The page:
Campaign to sink London's toxic cruise ship port kicks off

Just one ship emits the same amount of toxic diesel fumes as 688 lorries per hour

  What the ferry terminal could look like - the smog has been left out 

Local people from both sides of the Thames joined forces on Saturday to re-ignite the campaign against the plans for London City Cruise Port. In 2015, Greenwich Council approved plans which will see cruise ships permanently running their diesel engines whilst docked at Enderby Wharf. Just one ship emits the same amount of toxic diesel fumes as 688 lorries. There are signs that developers have got cold feet amidst delays, making it all the more vital to increase pressure on the people behind the unpopular project. Residents have been campaigning against the plans over the past three years with the support of their local MP, Matthew Pennycook. Their key objection is that the ships will have free rein to burn 700 litres of unfiltered diesel fuel an hour in an area that already exceeds legal limits on air pollution. There are 12 schools within half a mile of the proposed site and thousands of homes including new riverside apartments. 

Campaigners say that the pollution problem could be solved if ships plugged in to a clean onshore power supply, as cruise ships can in other major cities including Los Angeles, New York and Amsterdam. Greenwich council maintains installing shore side power would be too complex and expensive, although it estimates the terminal could bring in £25 million per year. Campaigners have calculated the cost of the required infrastructure to be around £6 million, which they argue is a small price to pay for peoples’ health. Moreover, under UK law an alternative to burning diesel fuel in port will have to be found by 2025, making the port in its current form unusable.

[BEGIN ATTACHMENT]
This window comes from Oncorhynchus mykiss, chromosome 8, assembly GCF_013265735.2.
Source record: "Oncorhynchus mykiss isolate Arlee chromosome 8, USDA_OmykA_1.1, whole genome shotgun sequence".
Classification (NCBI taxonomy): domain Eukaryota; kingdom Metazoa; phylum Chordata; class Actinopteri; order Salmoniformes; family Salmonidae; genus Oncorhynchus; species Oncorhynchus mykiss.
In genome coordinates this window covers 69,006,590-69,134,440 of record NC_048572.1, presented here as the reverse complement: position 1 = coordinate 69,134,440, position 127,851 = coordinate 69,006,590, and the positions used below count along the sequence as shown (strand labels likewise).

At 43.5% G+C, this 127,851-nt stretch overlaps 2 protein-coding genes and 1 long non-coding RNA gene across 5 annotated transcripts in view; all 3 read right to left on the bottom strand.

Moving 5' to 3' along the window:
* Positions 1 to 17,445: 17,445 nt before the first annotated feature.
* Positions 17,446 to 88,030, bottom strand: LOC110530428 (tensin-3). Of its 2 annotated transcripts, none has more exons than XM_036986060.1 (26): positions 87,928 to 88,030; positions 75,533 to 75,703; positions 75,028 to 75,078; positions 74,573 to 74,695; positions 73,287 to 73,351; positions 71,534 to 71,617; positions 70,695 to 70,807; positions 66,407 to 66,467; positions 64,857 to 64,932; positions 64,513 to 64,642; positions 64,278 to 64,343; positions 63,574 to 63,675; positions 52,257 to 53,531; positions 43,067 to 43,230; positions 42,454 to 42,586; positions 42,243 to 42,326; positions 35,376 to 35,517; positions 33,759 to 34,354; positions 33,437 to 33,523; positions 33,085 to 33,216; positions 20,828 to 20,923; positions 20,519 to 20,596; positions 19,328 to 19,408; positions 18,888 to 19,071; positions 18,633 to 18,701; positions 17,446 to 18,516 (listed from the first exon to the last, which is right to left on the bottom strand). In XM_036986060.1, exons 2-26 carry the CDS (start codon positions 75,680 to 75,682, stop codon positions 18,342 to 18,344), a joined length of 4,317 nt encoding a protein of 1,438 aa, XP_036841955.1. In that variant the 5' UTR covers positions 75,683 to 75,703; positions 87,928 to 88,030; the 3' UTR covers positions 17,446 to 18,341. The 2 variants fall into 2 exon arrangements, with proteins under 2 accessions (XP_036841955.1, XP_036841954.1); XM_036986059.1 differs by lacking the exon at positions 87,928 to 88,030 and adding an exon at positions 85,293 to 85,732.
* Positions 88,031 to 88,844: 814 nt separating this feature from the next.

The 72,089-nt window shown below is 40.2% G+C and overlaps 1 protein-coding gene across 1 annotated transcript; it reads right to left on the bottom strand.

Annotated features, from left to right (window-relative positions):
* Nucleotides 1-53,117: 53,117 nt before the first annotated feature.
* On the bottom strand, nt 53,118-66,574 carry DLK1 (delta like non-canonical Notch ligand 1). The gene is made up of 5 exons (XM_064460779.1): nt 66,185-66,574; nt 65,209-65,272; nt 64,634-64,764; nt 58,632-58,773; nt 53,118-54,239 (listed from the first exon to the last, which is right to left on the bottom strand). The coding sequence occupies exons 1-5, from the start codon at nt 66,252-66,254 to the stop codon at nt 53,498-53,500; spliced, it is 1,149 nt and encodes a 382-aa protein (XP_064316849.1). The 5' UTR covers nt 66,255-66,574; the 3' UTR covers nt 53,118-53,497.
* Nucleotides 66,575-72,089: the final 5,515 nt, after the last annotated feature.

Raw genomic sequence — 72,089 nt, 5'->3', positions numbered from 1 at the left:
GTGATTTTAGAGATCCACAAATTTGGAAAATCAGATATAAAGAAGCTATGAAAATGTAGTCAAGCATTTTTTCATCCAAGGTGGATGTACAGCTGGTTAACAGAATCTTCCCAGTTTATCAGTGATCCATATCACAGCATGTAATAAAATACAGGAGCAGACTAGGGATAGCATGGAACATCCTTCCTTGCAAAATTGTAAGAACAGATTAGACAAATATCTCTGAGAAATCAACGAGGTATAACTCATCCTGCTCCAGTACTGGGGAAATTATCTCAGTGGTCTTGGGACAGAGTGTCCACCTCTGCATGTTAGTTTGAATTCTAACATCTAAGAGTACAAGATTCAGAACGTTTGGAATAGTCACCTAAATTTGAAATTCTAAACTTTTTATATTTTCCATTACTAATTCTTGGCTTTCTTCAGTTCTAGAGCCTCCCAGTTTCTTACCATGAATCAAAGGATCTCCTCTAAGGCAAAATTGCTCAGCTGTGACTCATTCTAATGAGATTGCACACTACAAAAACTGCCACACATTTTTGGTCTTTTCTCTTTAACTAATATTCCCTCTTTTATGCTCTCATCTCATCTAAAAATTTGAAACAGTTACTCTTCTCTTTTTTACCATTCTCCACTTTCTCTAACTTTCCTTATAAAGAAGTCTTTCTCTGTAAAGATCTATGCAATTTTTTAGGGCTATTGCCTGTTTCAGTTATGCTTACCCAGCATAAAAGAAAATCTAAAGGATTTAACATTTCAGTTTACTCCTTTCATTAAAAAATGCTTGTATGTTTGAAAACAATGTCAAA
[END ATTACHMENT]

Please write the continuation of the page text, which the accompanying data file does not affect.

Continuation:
The terminal – which is expected to host 55 ship visits per year - will be paid for by the construction of 477 new homes, but as Ralph Hardwick, local campaigner, says: “Who would want to live in a flat right by a cruise port with ships belching out toxic fumes?” The land, owned by Morgan Stanley, is currently being marketed for £50 million by JLL. Barratt London, the main developer for the housing, has pulled out of the crucial second phase of development. 

Nevertheless, Daniel Hayes, Chair of local residents’ Group, EGRA, says: “Although the future of the cruise port is looking more precarious, the danger is still there. It doesn’t mean the end of the fight. We had a great turn out from the community this weekend and it shows that passions are still running high against the terminal.” Over the next few months campaigners will run events highlighting the cruise port issues. They continue their dialogue with the Mayor’s and Michael Gove’s offices and will ask to meet the Greenwich Council leadership after the local elections. A petition against the terminal which they are asking supporters to sign, has already reached over 4,500 signatures.

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